Investor Essentials Daily

MROs are here to save aviation

July 2, 2024

In the first half of 2024, several high-profile in-flight part failures, including a Boeing 737-9 MAX emergency landing due to a rear pressure bulkhead door plug issue, highlighted serious lapses in Boeing’s quality control.

This led to extensive inspections, grounding of 171 jets, and a 30% drop in Boeing’s stock price.

The FAA found significant compliance failures at Boeing and its supplier, Spirit AeroSystems.

These issues, coupled with other incidents like an Atlas Boeing 747-8 engine failure and a United Boeing 777-200 losing a wheel, overwhelmed the aviation industry, leading to a surge in unplanned maintenance and record revenues for MRO providers, growing the global MRO industry by 6% to $110 billion by year-end.

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The aviation industry faced several high-profile incidents of in-flight part failures in early 2024, renewing focus on aircraft quality control practices.

In January, an Alaska Airlines Boeing 737-9 MAX was forced to make an emergency landing after its rear pressure bulkhead door plug separated mid-flight, causing a loud bang that terrified passengers.

Remarkably, no one was injured. However, this incident kicked off months of increased inspections for Boeing and its supplier network.

Inspections following the Alaska Airlines incident found additional issues. United Airlines and Alaska Airlines each discovered loose or improperly installed parts on multiple grounded 737-9 MAX aircraft, applying more pressure on Boeing to address apparent production and quality lapses.

A quality-control inspector at Spirit AeroSystems, the Boeing supplier that manufactured the faulty door plug, reported finding an “excessive amount of defects” at the facility.

These discoveries suggested Boeing’s extensive quality control processes had failed to detect multiple issues.

The FAA responded firmly, grounding 171 Boeing 737-9 MAX jets to facilitate inspections of the door plug area.

An FAA audit of Boeing and Spirit AeroSystems later found the companies had failed on numerous occasions to comply with manufacturing quality requirements.

Boeing CEO David Calhoun acknowledged “this can never happen” and promised more rigorous checks going forward.

However, the incidents severely dented public confidence in Boeing. The company’s stock price has fallen nearly 30% since.

The FAA later halted an expansion of Boeing’s 737 MAX production lines to improve quality control processes.

Videos posted on social media in January showed flames coming out of an Atlas Boeing 747-8 over Miami. The flight had been bound for Puerto Rico but was grounded after the crew detected an engine failure.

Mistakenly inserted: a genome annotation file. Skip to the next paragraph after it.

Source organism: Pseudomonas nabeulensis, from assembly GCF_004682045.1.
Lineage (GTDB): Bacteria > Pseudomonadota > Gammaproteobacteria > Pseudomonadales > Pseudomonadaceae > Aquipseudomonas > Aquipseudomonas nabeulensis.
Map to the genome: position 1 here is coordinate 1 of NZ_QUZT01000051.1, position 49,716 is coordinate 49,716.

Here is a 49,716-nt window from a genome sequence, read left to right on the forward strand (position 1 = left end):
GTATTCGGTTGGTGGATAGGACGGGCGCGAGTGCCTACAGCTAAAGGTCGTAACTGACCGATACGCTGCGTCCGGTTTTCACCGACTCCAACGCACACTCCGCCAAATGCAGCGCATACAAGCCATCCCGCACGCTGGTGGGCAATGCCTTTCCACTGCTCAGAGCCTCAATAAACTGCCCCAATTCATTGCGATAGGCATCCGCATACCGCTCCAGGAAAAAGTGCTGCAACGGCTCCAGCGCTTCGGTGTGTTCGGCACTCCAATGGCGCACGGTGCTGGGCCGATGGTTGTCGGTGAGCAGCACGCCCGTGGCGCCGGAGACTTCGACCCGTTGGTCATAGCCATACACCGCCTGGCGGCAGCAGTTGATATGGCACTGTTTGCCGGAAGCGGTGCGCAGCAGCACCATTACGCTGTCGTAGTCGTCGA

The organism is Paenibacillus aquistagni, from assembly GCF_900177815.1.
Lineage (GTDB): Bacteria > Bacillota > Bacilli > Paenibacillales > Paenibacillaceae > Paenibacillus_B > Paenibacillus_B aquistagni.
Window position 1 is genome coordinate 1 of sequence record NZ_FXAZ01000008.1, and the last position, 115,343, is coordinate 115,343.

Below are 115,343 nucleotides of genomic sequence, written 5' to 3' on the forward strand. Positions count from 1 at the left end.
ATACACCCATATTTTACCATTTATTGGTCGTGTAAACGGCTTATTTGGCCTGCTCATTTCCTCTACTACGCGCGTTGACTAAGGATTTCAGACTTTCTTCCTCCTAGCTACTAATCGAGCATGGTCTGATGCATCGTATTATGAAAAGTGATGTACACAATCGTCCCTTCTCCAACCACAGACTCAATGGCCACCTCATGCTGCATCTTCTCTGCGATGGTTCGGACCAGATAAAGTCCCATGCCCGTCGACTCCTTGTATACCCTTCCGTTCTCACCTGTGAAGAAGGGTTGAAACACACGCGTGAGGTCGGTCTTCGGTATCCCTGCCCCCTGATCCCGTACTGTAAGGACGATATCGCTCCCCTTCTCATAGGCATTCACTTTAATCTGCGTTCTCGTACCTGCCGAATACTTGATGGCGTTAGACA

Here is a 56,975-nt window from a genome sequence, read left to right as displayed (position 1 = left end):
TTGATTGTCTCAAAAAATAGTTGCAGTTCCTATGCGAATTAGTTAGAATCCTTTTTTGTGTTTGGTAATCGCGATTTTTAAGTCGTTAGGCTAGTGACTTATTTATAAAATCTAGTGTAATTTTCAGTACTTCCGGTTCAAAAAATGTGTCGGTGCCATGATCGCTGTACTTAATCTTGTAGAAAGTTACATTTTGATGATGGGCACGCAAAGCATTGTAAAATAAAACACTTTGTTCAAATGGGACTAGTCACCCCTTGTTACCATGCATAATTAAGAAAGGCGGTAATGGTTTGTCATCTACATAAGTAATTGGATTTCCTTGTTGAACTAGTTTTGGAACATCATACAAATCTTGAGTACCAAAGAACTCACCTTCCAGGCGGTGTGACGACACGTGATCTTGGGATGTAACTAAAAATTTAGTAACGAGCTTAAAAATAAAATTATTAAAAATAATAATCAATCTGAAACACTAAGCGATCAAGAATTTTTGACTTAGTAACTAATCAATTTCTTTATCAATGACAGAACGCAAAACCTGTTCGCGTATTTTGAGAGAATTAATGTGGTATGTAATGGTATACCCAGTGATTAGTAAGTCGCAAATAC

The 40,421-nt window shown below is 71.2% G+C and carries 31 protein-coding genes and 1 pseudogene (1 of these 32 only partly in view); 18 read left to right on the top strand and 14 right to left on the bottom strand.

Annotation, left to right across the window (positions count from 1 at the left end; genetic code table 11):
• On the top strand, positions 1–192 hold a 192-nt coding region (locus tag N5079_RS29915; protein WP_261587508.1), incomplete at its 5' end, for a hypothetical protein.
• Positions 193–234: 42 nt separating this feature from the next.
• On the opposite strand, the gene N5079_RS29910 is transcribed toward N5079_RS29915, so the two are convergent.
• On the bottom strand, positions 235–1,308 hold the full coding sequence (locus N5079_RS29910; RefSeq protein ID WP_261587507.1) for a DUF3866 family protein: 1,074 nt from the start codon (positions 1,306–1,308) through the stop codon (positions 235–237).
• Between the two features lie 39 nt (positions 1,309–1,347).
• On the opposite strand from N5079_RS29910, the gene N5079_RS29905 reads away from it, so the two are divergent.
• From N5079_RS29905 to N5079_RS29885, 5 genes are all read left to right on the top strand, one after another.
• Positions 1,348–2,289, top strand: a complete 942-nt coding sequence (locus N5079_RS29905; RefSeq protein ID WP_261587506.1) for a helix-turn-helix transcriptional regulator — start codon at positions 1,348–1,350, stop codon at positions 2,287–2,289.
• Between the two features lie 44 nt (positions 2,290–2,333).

In March, United Boeing 777-200 bound from San Francisco to Japan was forced to reroute to Los Angeles immediately after takeoff after one of its wheels fell off. No one was injured, but a car was heavily damaged by the wheel after it came off.

And these are only some of the incidents that happened this year.

The volume and severity of these issues overwhelmed aviation authorities and manufacturers.

Airlines were forced to inspect thousands of aircraft at a time when the industry was already capacity-constrained due to pandemic travel restrictions being lifted.

This created a surge in unplanned maintenance that greatly benefited MROs.

Major providers reported record quarterly revenues in the first half of 2024 due to airlines outsourcing additional inspection and repair work. Waiting times for aircraft slots at maintenance hangars extended to 6-9 months, driving up rates.

Furthermore, the incidents accelerated long-term maintenance programs as carriers sought to avoid future disruptions.

Airlines signed huge contracts to comprehensively re-inspect fleets, replacing aging components on a larger scale than planned.

By the end of 2024, the global MRO industry had grown an unprecedented 6% year-over-year to $110 billion in revenues.

These incidents and part failures are expected to drive higher spending on MRO services to improve safety.

This means greater revenue opportunities for companies providing aircraft maintenance, repair, and overhaul solutions.

The aftermarket nature of the MRO business makes it well-placed to gain from airlines’ needs to replace and repair faulty parts in their fleets.

Best regards,

Joel Litman & Rob Spivey
Chief Investment Strategist &
Director of Research
at Valens Research

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